The military camptown in South Korea is a legacy of colonialism and a symbol of national insecurity in Korean history. From September 1945, when US troops arrived on the Korean peninsula for a transfer of power from the Japanese colonial empire, until the present day, the presence of American soldiers and military bases has been a familiar feature of Korean society. The purpose of this article is to trace the history of the US military camptown in Korea, adding the intersection of hidden stories of women’s experiences. Based on an analysis of life stories of 14 former prostitutes and other primary and secondary sources, this article explores the ways in which the Korean government cooperated with US (military) interests in the systematic construction and maintenance of a system of camptown prostitution in the period from 1950 to 1980, with changes in policy from tacit permission to permissive promotion and then active support. During this process, women in camptowns experienced absurd, unjust and contradictory sociopolitical changes relating to international relations and national policies, as well as community attitudes toward and treatment of them in their vulnerable state. However, these women were neither absolute sexual objects nor helpless victims. Women in camptowns managed to carve out spaces for themselves and change their material conditions, cultural identities, and even their legal status, demonstrating their struggle for survival. In this way, women in camptowns represent a symbol of transgression against both androcentric Korean society and ethnocentric nationalism.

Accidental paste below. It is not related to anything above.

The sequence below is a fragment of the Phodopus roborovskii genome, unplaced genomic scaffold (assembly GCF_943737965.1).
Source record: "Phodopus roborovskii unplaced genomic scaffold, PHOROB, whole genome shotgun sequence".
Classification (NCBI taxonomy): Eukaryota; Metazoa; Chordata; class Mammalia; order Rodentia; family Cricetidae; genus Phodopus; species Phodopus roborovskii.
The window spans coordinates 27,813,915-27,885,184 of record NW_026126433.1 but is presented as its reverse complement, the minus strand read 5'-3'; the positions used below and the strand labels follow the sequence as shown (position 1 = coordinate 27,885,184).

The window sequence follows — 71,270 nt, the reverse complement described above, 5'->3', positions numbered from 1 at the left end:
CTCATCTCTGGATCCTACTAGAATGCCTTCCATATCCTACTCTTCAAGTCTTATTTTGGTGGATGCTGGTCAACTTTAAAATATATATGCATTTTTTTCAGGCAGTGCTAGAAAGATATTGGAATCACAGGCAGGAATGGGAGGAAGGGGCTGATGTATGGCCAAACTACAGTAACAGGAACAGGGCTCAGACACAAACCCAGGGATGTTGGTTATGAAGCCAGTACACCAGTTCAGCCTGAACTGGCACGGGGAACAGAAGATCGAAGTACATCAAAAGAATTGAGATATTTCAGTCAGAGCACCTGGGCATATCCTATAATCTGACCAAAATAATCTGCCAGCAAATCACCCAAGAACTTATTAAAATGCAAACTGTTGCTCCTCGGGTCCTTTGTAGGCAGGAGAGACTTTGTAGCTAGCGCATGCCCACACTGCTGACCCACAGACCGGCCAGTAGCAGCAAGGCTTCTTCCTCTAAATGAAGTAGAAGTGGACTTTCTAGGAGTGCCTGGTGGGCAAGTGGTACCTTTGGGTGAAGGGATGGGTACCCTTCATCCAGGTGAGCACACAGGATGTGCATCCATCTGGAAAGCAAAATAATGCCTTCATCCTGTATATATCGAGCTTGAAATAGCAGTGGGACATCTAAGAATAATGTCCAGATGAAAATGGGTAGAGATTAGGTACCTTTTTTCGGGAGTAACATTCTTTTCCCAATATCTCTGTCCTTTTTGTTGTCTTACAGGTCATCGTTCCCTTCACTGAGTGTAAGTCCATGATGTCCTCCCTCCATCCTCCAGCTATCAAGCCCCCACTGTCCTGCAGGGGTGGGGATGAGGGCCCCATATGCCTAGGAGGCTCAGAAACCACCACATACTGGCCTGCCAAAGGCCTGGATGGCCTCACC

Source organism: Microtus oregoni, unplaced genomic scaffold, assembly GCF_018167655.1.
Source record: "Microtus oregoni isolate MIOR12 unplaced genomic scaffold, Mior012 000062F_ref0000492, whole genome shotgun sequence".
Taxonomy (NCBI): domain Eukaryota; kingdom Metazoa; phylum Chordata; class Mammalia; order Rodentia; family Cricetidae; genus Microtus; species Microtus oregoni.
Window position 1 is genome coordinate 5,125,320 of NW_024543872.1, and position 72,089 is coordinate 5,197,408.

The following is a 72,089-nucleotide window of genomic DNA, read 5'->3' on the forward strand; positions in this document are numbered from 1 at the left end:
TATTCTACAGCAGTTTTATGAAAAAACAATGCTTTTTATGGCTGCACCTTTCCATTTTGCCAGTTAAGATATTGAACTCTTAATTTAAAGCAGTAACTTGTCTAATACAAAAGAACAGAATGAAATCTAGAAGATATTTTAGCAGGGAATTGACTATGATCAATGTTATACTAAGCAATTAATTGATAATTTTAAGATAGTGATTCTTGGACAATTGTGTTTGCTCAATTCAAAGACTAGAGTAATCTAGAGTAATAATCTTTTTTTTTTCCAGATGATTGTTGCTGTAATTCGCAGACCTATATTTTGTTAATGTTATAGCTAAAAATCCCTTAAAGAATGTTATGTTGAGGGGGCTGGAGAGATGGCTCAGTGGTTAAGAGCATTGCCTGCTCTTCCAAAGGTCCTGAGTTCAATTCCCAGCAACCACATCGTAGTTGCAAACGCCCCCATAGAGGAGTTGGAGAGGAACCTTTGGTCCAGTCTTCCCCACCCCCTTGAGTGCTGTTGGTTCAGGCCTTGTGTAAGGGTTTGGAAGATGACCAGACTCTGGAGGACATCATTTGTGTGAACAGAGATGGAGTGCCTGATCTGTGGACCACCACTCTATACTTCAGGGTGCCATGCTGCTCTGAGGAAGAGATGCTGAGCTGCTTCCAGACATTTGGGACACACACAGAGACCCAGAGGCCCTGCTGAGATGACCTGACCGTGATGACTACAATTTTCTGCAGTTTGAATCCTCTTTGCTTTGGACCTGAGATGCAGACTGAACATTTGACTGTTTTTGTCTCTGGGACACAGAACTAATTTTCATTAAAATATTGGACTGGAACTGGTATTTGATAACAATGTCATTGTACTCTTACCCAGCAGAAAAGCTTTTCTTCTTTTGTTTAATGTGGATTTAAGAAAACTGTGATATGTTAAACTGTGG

Camila Pastor De Maria Campos. “Performers or Prostitutes?: Artistes during the French Mandate over Syria and Lebanon, 1921–1946”. Journal of Middle East Women’s Studies, Volume 13, Number 2, July 2017, pp. 287-311.
Analyzing memoirs from the Arab diaspora and Mashriq, colonial archives, interviews, League of Nations reports, and mandate legal literature, this article tracks the circulation and regulation of mobile women engaging in performance and sex work in French Mandate Syria and Lebanon (1921–46). The French metropolitan system of regulated prostitution was imported yet transformed in the mandate region as women performers were sorted into legitimate, if morally suspect, foreign artistes and autochthonous performers defined as prostitutes by decrees and codes. Regional and transnational mobility and the institutionalization of borders by colonial administrations destabilized their own distinctions between foreign and autochthonous, however. Women used these contradictions, overlapping legal frameworks, and artistry to continue to work and limit the extraction of their resources by a variety of institutional actors who nevertheless expected sexual and entertainment services to be afforded to foreign and local men.
Kimberly Kay Hoang, “Competing Technologies of Embodiment: Pan-Asian Modernity and Third World Dependency in Vietnam’s Contemporary Sex Industry”. Gender & Society, Vol 28, Issue 4, pp. 513-536 (2014).